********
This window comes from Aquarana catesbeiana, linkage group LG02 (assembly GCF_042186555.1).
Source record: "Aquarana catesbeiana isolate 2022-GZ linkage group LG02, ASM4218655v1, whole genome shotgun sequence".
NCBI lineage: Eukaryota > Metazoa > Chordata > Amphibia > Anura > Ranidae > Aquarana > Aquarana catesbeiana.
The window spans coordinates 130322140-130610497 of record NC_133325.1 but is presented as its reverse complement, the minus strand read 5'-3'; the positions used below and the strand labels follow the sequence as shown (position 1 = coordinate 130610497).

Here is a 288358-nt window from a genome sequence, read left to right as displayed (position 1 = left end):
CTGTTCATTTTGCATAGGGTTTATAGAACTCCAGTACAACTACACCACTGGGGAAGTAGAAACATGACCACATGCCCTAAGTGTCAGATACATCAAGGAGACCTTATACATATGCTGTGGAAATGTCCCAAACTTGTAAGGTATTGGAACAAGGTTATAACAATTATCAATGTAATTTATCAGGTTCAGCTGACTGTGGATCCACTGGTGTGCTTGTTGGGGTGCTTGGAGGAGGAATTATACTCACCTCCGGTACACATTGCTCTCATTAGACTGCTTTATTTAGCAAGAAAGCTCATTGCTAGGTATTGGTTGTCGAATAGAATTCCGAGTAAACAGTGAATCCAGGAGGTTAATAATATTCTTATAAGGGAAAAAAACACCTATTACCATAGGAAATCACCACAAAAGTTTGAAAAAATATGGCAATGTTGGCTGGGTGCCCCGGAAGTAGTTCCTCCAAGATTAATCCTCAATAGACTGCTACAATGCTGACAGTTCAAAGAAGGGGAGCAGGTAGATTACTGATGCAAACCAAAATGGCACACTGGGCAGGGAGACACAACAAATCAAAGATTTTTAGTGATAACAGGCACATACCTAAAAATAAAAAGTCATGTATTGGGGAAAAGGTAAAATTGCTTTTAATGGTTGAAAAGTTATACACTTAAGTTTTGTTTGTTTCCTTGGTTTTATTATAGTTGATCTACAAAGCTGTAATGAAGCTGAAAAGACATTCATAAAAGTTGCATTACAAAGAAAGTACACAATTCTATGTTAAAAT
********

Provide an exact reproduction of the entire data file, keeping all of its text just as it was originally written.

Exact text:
This window comes from Aquarana catesbeiana, linkage group LG02 (assembly GCF_042186555.1).
Source record: "Aquarana catesbeiana isolate 2022-GZ linkage group LG02, ASM4218655v1, whole genome shotgun sequence".
NCBI lineage: Eukaryota > Metazoa > Chordata > Amphibia > Anura > Ranidae > Aquarana > Aquarana catesbeiana.
The window spans coordinates 130322140-130610497 of record NC_133325.1 but is presented as its reverse complement, the minus strand read 5'-3'; the positions used below and the strand labels follow the sequence as shown (position 1 = coordinate 130610497).

Here is a 288358-nt window from a genome sequence, read left to right as displayed (position 1 = left end):
CTGTTCATTTTGCATAGGGTTTATAGAACTCCAGTACAACTACACCACTGGGGAAGTAGAAACATGACCACATGCCCTAAGTGTCAGATACATCAAGGAGACCTTATACATATGCTGTGGAAATGTCCCAAACTTGTAAGGTATTGGAACAAGGTTATAACAATTATCAATGTAATTTATCAGGTTCAGCTGACTGTGGATCCACTGGTGTGCTTGTTGGGGTGCTTGGAGGAGGAATTATACTCACCTCCGGTACACATTGCTCTCATTAGACTGCTTTATTTAGCAAGAAAGCTCATTGCTAGGTATTGGTTGTCGAATAGAATTCCGAGTAAACAGTGAATCCAGGAGGTTAATAATATTCTTATAAGGGAAAAAAACACCTATTACCATAGGAAATCACCACAAAAGTTTGAAAAAATATGGCAATGTTGGCTGGGTGCCCCGGAAGTAGTTCCTCCAAGATTAATCCTCAATAGACTGCTACAATGCTGACAGTTCAAAGAAGGGGAGCAGGTAGATTACTGATGCAAACCAAAATGGCACACTGGGCAGGGAGACACAACAAATCAAAGATTTTTAGTGATAACAGGCACATACCTAAAAATAAAAAGTCATGTATTGGGGAAAAGGTAAAATTGCTTTTAATGGTTGAAAAGTTATACACTTAAGTTTTGTTTGTTTCCTTGGTTTTATTATAGTTGATCTACAAAGCTGTAATGAAGCTGAAAAGACATTCATAAAAGTTGCATTACAAAGAAAGTACACAATTCTATGTTAAAAT